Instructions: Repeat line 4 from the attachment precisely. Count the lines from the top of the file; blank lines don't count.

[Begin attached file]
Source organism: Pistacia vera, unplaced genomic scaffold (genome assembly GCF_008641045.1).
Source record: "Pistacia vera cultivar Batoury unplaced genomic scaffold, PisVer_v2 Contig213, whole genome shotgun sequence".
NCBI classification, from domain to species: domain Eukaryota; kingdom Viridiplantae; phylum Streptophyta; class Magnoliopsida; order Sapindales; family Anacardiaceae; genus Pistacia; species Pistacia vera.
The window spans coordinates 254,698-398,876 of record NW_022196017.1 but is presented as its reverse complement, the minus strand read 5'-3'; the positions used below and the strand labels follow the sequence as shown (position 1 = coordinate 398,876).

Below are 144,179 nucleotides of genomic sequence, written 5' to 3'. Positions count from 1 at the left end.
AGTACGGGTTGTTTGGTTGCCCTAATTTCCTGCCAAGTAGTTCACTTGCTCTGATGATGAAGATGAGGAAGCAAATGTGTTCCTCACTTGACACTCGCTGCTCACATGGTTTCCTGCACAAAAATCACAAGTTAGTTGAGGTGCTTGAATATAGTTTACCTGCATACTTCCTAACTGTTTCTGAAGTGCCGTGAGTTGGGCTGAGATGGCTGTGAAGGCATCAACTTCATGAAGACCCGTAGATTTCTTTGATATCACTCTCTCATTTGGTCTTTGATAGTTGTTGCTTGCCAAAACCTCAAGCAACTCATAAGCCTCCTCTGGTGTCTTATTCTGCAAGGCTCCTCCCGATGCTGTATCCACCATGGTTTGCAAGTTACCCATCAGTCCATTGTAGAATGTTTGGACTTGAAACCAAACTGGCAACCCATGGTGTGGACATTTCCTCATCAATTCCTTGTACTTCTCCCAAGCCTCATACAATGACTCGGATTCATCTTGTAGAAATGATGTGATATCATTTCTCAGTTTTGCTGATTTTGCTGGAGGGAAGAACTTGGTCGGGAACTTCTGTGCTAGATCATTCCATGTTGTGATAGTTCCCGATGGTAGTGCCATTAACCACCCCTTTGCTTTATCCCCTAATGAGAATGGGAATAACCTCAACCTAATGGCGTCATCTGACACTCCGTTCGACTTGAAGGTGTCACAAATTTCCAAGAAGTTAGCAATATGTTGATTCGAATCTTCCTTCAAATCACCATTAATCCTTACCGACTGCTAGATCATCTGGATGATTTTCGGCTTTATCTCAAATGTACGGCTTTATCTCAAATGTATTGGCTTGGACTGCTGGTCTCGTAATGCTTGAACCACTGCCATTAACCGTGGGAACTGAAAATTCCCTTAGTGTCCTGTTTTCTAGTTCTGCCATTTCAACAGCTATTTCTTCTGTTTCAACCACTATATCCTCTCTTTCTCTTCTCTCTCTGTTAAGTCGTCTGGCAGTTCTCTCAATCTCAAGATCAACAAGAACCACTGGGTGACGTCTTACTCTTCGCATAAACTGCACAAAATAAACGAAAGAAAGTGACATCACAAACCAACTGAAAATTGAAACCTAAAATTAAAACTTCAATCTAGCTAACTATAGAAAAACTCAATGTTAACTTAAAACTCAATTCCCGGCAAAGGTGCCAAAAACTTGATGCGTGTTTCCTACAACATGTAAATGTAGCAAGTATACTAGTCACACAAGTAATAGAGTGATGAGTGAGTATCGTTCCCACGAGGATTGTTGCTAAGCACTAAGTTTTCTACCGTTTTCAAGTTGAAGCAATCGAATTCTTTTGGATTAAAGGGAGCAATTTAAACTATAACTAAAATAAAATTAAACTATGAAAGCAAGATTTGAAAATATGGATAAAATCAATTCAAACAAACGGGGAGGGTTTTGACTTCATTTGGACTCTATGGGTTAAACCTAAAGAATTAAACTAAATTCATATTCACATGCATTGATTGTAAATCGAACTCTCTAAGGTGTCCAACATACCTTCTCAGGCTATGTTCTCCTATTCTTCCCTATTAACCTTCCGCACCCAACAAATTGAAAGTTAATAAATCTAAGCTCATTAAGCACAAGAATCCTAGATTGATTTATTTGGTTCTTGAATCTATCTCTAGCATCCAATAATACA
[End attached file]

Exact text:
The window spans coordinates 254,698-398,876 of record NW_022196017.1 but is presented as its reverse complement, the minus strand read 5'-3'; the positions used below and the strand labels follow the sequence as shown (position 1 = coordinate 398,876).